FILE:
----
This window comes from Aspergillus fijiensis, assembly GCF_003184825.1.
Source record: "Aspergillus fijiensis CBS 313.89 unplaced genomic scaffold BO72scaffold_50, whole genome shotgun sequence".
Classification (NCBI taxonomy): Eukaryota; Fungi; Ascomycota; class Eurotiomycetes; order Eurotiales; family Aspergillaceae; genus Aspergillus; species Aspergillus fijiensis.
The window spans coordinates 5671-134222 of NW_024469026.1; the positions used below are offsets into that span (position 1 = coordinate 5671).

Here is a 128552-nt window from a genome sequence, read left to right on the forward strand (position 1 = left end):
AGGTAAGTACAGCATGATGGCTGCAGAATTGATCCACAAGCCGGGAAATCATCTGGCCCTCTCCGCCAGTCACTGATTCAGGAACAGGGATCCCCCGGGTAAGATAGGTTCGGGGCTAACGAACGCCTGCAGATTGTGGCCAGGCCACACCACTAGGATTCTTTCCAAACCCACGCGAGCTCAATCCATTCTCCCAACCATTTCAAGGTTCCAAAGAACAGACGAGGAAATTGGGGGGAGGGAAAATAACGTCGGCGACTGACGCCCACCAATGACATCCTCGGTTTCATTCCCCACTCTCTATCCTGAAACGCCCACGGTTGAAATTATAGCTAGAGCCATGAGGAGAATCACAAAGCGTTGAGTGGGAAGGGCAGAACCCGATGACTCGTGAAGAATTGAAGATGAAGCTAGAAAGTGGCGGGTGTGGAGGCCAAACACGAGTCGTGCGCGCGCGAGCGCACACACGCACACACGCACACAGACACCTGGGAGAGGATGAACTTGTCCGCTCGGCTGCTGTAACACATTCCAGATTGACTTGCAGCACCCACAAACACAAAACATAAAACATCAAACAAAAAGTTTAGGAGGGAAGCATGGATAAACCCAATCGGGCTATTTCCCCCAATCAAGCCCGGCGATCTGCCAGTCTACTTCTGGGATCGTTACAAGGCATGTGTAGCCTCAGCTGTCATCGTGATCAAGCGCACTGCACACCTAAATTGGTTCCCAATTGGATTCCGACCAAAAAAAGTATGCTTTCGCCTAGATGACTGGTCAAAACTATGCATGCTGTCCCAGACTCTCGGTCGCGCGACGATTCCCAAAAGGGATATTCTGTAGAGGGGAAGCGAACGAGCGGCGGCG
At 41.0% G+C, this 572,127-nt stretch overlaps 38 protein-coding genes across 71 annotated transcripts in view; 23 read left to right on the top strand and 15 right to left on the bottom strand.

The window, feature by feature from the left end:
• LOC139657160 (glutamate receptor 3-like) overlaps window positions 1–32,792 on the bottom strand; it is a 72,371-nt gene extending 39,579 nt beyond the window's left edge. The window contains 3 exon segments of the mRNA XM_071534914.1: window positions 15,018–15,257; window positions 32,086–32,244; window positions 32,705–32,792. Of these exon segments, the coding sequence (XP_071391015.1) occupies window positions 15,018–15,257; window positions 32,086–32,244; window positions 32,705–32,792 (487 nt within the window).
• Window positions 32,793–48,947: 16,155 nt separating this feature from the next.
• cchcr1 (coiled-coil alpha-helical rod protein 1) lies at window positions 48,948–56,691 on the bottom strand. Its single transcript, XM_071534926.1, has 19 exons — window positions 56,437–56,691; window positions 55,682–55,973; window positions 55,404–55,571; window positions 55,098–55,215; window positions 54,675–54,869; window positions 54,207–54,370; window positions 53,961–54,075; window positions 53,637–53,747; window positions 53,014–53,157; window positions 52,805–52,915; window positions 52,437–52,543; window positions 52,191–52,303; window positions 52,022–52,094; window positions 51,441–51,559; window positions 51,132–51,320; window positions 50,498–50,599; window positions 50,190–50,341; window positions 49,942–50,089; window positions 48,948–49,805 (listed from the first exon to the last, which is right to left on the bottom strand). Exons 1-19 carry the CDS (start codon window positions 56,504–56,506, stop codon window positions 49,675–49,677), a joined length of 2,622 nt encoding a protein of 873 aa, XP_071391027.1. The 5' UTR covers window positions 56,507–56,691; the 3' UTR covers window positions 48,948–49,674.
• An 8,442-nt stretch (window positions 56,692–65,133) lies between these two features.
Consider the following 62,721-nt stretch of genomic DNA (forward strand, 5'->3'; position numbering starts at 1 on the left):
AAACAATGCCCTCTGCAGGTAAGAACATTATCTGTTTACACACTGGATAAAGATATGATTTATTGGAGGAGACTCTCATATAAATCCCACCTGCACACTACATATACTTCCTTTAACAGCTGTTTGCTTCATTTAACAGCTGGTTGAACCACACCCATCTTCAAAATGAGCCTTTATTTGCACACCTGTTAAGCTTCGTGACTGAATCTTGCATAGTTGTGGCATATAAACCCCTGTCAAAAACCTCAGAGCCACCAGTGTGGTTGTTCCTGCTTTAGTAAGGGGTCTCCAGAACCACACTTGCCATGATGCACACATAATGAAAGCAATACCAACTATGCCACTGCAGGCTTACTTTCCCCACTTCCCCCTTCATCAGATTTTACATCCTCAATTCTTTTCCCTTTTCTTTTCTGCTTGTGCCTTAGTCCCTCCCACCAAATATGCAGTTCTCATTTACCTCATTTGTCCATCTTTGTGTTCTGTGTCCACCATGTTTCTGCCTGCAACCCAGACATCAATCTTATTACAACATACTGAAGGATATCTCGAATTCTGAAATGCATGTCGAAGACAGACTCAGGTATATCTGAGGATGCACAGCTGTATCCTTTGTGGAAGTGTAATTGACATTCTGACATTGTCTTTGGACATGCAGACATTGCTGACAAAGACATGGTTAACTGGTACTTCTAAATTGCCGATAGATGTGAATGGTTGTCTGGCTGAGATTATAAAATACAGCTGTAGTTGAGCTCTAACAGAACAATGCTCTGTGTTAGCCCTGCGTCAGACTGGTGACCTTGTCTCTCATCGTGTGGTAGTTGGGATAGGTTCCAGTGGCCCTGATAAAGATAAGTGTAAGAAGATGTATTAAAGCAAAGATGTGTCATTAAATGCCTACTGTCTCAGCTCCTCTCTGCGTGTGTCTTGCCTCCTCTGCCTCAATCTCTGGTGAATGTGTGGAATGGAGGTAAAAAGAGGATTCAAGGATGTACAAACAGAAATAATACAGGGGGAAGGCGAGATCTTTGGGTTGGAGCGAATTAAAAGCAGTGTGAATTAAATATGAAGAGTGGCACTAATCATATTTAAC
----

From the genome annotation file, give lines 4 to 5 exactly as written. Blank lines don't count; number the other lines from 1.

The window spans coordinates 5671-134222 of NW_024469026.1; the positions used below are offsets into that span (position 1 = coordinate 5671).

Here is a 128552-nt window from a genome sequence, read left to right on the forward strand (position 1 = left end):